GALVESTON — Mayors, university chancellors, college presidents, business owners, food service workers, hotel valets and personal assistants were among the hundreds who gathered to pay last respects to George P. Mitchell on Tuesday.
An overflowing crowd packed the worship cathedral and an outside vestibule of Trinity Episcopal Church for the service.
The Galveston-born entrepreneur and billionaire oil man and developer was remembered as a giving man who always looked for ways to improve life for others.
He was also remembered by his family for his unwavering love and as a man who taught how to act right through his example.
“I do not have memories of my father ever raising his voice at me,” Grant Mitchell, the youngest of Mitchell’s 10 children said during his eulogy. “I don’t have a memory of my father ever disciplining me through punishment.”
Not that Mitchell didn’t have his ways to get through to his children.
“He’d tell me to, ‘act right or I’ll bop you.’”
A pop was nothing more than an affectionate pat on the head, the youngest Mitchell explained.
You learned to act right by following his father’s example, he said.
For all his billions made in the oil business and land development, Mitchell was best remembered for how he treated people who were not on the same economic level as he was.
Daughter Sheridan Mitchell Lorenz read a letter from a food service employee who worked at Mitchell’s historic The Tremont House hotel.
The young employee said he was part of a company mentoring program that Mitchell supported. But he recalled walking down a back hall of the hotel when Mitchell came up from behind on his electric scooter and “honked his horn,” before stopping to shake the man’s hand and thank him for his work.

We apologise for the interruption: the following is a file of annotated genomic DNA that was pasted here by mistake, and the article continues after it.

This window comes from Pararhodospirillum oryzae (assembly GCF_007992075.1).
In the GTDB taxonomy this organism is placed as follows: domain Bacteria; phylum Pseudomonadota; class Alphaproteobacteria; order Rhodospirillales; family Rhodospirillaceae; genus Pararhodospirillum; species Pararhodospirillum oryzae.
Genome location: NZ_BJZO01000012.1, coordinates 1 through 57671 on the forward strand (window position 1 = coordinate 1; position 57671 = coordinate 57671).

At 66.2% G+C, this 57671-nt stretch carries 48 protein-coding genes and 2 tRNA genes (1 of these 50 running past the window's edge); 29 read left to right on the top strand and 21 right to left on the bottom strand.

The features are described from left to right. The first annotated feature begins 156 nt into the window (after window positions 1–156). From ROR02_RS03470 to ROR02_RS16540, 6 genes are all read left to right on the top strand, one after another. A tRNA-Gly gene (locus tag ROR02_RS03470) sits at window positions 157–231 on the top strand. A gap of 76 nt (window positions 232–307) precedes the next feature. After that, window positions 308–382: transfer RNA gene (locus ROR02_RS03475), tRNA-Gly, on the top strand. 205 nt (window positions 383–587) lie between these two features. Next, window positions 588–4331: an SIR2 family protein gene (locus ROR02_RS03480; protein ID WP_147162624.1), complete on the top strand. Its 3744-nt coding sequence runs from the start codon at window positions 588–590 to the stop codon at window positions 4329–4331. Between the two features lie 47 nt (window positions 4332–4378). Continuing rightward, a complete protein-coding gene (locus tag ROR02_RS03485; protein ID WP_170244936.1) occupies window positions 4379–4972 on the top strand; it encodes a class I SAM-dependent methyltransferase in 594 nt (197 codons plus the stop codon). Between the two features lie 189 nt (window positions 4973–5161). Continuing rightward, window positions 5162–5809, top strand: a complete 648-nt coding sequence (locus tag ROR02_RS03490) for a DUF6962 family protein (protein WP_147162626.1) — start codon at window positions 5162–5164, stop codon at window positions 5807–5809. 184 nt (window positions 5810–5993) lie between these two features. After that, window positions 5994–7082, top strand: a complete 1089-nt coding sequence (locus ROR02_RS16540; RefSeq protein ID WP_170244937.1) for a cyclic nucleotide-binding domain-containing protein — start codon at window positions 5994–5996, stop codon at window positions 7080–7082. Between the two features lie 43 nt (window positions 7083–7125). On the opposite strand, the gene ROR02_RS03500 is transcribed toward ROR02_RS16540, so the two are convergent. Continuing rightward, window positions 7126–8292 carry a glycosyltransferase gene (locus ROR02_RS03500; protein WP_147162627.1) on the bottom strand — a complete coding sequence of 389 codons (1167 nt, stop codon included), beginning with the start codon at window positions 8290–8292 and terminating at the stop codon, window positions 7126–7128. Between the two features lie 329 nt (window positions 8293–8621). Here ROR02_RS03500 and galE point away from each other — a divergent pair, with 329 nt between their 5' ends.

That moment, he wrote in the letter, “meant the world to me.”
Mitchell’s kindness to all he met was why Lisa Cruz was among those who sat outside the church in high heat and humidity for the hourlong service.
For 15 years, she worked as an executive assistant for Mitchell Historic Properties.
“He was very humble and said hi to everyone,” Cruz said. “I am proud to have worked for him. He did so much for Galveston but was such a genuine man.”
He was just as genuine in his love for his family, Mitchell’s son Scott Mitchell said.
Weekends with the family in Galveston were not discussions about business, rather how to eat crab.
Crab was his favorite food, Scott explained. So much so that when Mitchell arrived at the family house this past Father’s Day, his first words were “Where’s the crab?”
At the table, Mitchell would be in a “crab-trance,” much to the delight of his grandchildren who called him “poo-paw.”
Scott Mitchell recalled earlier family outings on the beaches of Galveston that included Mitchell boiling crabs in a bucket of seawater on a surf-side fire.
Scott Mitchell said the Father’s Day get-together included the family sharing old stories about Galveston, which his father referred to as “the greatest place on Earth.”
Following the church service, the residents of that great place paid public tribute to Mitchell during a ceremony on The Strand, an area Mitchell invested millions to restore and make economically viable.